Edda is a textbook of Old Norse poetry, written by the Icelander Snorri Sturluson in the 1220’s. Today, four complete manuscripts are preserved, one of which, the Codex Upsaliensis, is kept at Uppsala University Library. This version is dramatically shorter than and different from that of the other manuscripts. To explain why is one of the greater challenges in Old Norse scholarship.
One explanation has been that Codex Upsaliensis constitutes a radical abbreviation. If this is the case, its purpose is unknown. The opposite interpretation is that Codex Upsaliensis is close to the original version of Edda. Somebody, probably Snorri Sturluson himself, has then expanded and improved this text. In earlier scholarship the same textual examples have been used as evidence of both abbreviation and expansion. The project aims at determining which alternative is the correct one. Edda will primarily be studied as the handbook it is, considering the special demands such a teaching media must fulfill. The text is analyzed philologically and linguistically, as well as from a literary point of view, to clarify how the different textual witnesses relate to each other, and to establish which one is primary. The paleography, language and contents of Codex Upsaliensis are scrutinized to make this possible.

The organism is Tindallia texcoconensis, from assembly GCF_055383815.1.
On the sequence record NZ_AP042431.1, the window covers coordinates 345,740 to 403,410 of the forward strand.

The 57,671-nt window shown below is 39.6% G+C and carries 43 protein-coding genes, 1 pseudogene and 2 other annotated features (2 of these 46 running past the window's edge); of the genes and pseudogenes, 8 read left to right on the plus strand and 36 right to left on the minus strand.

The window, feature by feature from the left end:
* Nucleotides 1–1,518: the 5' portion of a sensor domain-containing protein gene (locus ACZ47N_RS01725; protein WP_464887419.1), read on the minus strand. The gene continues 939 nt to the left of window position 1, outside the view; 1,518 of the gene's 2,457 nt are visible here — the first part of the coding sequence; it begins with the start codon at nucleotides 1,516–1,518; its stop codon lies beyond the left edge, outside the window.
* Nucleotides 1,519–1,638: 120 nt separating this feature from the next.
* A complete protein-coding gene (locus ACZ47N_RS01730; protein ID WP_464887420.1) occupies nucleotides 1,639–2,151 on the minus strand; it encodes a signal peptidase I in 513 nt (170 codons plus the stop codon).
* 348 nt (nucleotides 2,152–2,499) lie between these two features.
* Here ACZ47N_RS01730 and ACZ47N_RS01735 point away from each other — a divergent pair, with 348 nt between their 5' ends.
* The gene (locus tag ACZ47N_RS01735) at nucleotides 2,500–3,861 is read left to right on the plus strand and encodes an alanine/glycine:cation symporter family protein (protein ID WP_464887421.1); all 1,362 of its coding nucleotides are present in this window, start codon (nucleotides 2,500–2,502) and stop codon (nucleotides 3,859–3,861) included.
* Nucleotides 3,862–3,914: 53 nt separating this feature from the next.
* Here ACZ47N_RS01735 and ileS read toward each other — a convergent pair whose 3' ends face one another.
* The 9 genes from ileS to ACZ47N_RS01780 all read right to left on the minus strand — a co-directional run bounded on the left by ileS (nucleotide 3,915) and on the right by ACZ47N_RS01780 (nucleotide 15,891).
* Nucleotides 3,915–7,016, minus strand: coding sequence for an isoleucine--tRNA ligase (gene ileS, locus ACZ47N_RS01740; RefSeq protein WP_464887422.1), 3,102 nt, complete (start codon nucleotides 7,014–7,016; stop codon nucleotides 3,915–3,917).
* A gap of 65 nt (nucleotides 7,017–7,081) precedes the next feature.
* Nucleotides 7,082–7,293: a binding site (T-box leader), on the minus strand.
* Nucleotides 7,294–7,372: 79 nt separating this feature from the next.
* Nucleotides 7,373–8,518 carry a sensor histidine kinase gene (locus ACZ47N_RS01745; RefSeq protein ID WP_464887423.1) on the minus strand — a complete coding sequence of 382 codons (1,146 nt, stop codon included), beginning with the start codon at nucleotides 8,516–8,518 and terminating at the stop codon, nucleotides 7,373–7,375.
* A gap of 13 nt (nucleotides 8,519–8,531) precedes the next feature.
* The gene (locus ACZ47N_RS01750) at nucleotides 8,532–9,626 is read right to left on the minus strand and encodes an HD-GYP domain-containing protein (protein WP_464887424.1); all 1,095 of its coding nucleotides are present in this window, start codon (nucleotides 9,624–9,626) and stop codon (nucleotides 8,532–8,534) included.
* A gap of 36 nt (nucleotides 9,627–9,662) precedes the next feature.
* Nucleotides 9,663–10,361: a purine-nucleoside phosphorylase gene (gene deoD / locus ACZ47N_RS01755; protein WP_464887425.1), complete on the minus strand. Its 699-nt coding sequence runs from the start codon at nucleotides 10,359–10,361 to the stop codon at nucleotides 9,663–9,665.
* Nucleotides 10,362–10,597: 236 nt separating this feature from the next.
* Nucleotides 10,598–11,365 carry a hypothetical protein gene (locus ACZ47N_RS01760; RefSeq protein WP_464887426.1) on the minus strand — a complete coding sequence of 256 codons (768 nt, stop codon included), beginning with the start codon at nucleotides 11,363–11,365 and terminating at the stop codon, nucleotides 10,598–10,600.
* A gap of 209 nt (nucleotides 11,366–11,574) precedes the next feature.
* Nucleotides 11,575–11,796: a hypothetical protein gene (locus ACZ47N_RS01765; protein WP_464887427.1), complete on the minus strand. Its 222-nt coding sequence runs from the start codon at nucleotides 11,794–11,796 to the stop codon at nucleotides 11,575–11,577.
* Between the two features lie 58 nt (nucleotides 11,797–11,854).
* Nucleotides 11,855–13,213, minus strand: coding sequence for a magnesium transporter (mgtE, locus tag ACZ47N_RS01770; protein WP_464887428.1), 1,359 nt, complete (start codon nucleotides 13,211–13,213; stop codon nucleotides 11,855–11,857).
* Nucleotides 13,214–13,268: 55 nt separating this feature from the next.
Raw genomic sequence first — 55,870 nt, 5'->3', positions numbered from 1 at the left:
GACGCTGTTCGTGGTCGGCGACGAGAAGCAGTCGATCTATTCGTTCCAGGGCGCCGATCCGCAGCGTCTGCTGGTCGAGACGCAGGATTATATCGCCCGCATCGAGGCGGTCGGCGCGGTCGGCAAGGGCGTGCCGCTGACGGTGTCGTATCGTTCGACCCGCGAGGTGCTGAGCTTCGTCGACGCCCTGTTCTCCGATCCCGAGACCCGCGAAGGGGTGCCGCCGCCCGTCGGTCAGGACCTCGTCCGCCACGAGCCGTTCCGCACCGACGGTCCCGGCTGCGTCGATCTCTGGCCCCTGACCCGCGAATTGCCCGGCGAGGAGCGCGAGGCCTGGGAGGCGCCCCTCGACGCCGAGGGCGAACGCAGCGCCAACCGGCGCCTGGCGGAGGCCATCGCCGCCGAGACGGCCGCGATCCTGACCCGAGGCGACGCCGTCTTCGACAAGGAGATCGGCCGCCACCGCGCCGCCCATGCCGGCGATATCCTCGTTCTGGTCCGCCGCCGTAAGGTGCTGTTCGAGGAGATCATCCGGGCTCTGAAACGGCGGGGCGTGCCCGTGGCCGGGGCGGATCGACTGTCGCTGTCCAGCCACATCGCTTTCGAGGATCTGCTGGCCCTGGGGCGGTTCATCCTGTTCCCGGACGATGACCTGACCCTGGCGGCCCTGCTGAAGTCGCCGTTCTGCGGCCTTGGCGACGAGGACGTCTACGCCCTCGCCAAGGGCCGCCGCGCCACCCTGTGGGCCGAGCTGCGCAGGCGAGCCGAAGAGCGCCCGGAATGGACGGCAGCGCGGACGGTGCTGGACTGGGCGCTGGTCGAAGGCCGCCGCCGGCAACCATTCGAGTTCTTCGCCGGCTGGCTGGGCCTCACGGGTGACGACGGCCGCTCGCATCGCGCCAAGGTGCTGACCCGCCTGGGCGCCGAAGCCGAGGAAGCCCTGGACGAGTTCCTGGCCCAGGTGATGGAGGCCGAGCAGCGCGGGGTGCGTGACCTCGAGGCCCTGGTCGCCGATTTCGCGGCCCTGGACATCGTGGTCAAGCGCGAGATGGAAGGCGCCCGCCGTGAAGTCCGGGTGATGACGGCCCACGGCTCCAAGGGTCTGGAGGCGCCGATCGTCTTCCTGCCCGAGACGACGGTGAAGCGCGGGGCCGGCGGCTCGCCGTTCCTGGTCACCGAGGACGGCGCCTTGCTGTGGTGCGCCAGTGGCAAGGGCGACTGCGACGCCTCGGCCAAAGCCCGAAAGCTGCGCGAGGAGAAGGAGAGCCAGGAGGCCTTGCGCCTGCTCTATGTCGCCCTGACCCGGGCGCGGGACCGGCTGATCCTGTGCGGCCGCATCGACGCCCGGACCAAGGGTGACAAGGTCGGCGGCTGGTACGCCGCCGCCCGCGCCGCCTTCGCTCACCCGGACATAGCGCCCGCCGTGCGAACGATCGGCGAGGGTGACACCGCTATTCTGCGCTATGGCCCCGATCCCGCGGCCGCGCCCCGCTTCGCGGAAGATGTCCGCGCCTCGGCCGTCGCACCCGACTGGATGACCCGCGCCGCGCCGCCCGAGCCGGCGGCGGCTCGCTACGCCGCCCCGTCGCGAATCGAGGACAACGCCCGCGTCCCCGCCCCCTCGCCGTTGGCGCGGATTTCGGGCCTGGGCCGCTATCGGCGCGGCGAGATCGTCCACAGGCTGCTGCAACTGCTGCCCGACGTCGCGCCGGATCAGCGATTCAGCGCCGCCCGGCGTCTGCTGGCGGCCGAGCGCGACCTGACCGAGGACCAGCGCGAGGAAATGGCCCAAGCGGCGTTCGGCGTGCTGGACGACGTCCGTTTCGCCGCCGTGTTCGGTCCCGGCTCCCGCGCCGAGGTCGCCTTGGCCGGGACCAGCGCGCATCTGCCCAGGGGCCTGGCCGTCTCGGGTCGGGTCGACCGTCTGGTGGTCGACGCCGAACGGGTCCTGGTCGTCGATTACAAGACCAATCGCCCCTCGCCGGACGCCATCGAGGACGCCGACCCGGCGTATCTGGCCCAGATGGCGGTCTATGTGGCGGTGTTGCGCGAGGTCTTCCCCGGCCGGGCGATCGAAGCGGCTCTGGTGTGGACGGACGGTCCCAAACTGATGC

For the first time there will also be a normalized version of its text, as well as a translation of this unique manuscript.
2007. no 58, 85-99 p.